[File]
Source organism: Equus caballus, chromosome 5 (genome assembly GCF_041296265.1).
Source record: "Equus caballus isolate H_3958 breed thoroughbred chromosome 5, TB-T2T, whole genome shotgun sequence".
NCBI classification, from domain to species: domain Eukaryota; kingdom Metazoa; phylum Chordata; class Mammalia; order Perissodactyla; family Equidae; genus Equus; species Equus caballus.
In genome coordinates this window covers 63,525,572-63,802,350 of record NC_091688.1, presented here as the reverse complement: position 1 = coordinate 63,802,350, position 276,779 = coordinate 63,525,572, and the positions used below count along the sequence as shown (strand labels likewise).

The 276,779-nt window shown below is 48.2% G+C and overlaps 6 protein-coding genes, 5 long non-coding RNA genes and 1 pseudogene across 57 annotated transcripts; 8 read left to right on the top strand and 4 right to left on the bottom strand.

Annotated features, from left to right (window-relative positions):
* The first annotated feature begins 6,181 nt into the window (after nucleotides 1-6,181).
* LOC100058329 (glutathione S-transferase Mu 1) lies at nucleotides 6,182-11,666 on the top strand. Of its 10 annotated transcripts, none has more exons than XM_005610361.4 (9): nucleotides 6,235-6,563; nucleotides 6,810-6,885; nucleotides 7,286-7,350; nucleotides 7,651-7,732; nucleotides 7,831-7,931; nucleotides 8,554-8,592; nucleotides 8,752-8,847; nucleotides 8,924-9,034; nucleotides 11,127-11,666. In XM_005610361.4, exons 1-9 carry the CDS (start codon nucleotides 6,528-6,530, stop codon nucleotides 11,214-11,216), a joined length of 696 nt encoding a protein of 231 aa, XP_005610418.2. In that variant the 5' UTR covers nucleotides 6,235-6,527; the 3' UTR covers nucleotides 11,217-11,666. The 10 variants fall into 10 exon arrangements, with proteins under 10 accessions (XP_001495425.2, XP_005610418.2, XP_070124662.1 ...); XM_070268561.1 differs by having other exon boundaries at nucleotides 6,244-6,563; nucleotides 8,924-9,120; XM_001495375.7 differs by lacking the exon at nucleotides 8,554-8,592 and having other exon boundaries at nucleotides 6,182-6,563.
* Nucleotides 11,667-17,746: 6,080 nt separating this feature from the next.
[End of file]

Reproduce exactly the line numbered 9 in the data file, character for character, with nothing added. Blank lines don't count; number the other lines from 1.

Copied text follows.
* Nucleotides 11,667-17,746: 6,080 nt separating this feature from the next.